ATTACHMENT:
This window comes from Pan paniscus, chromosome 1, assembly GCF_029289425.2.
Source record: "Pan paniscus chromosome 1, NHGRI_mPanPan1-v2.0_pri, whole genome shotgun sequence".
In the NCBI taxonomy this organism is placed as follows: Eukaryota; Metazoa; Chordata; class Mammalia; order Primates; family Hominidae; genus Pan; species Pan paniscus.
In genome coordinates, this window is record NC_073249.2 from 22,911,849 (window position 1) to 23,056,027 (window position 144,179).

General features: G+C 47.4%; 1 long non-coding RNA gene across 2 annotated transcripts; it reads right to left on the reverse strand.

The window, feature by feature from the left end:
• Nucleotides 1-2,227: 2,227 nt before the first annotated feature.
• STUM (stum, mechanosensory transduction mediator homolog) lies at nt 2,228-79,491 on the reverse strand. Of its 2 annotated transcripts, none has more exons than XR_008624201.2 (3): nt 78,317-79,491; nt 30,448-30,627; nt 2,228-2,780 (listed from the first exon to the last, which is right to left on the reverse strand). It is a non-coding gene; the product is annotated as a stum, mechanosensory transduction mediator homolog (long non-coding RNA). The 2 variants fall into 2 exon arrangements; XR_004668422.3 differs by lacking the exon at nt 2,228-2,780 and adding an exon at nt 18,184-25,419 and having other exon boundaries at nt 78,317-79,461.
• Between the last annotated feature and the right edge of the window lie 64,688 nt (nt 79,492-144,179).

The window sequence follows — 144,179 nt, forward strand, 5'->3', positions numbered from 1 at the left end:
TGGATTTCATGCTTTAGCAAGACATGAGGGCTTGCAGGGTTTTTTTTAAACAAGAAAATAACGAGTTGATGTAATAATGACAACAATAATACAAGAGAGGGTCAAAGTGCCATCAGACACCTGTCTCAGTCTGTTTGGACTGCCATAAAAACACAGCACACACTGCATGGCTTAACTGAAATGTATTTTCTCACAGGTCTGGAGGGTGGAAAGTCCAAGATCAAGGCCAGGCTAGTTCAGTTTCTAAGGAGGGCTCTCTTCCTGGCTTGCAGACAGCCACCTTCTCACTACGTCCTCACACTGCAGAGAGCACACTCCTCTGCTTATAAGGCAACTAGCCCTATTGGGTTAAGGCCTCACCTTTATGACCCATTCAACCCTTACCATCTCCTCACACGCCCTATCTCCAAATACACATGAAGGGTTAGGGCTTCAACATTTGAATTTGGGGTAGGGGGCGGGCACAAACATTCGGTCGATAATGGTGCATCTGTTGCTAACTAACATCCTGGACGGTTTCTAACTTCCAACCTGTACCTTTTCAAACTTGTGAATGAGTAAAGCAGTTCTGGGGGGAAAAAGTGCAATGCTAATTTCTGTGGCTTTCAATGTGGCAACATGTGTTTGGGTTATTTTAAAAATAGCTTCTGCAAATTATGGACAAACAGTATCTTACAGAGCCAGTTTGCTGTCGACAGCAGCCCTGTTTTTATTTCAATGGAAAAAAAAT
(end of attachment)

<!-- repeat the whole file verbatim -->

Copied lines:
This window comes from Pan paniscus, chromosome 1, assembly GCF_029289425.2.
Source record: "Pan paniscus chromosome 1, NHGRI_mPanPan1-v2.0_pri, whole genome shotgun sequence".
In the NCBI taxonomy this organism is placed as follows: Eukaryota; Metazoa; Chordata; class Mammalia; order Primates; family Hominidae; genus Pan; species Pan paniscus.
In genome coordinates, this window is record NC_073249.2 from 22,911,849 (window position 1) to 23,056,027 (window position 144,179).

General features: G+C 47.4%; 1 long non-coding RNA gene across 2 annotated transcripts; it reads right to left on the reverse strand.

The window, feature by feature from the left end:
• Nucleotides 1-2,227: 2,227 nt before the first annotated feature.
• STUM (stum, mechanosensory transduction mediator homolog) lies at nt 2,228-79,491 on the reverse strand. Of its 2 annotated transcripts, none has more exons than XR_008624201.2 (3): nt 78,317-79,491; nt 30,448-30,627; nt 2,228-2,780 (listed from the first exon to the last, which is right to left on the reverse strand). It is a non-coding gene; the product is annotated as a stum, mechanosensory transduction mediator homolog (long non-coding RNA). The 2 variants fall into 2 exon arrangements; XR_004668422.3 differs by lacking the exon at nt 2,228-2,780 and adding an exon at nt 18,184-25,419 and having other exon boundaries at nt 78,317-79,461.
• Between the last annotated feature and the right edge of the window lie 64,688 nt (nt 79,492-144,179).

The window sequence follows — 144,179 nt, forward strand, 5'->3', positions numbered from 1 at the left end:
TGGATTTCATGCTTTAGCAAGACATGAGGGCTTGCAGGGTTTTTTTTAAACAAGAAAATAACGAGTTGATGTAATAATGACAACAATAATACAAGAGAGGGTCAAAGTGCCATCAGACACCTGTCTCAGTCTGTTTGGACTGCCATAAAAACACAGCACACACTGCATGGCTTAACTGAAATGTATTTTCTCACAGGTCTGGAGGGTGGAAAGTCCAAGATCAAGGCCAGGCTAGTTCAGTTTCTAAGGAGGGCTCTCTTCCTGGCTTGCAGACAGCCACCTTCTCACTACGTCCTCACACTGCAGAGAGCACACTCCTCTGCTTATAAGGCAACTAGCCCTATTGGGTTAAGGCCTCACCTTTATGACCCATTCAACCCTTACCATCTCCTCACACGCCCTATCTCCAAATACACATGAAGGGTTAGGGCTTCAACATTTGAATTTGGGGTAGGGGGCGGGCACAAACATTCGGTCGATAATGGTGCATCTGTTGCTAACTAACATCCTGGACGGTTTCTAACTTCCAACCTGTACCTTTTCAAACTTGTGAATGAGTAAAGCAGTTCTGGGGGGAAAAAGTGCAATGCTAATTTCTGTGGCTTTCAATGTGGCAACATGTGTTTGGGTTATTTTAAAAATAGCTTCTGCAAATTATGGACAAACAGTATCTTACAGAGCCAGTTTGCTGTCGACAGCAGCCCTGTTTTTATTTCAATGGAAAAAAAAT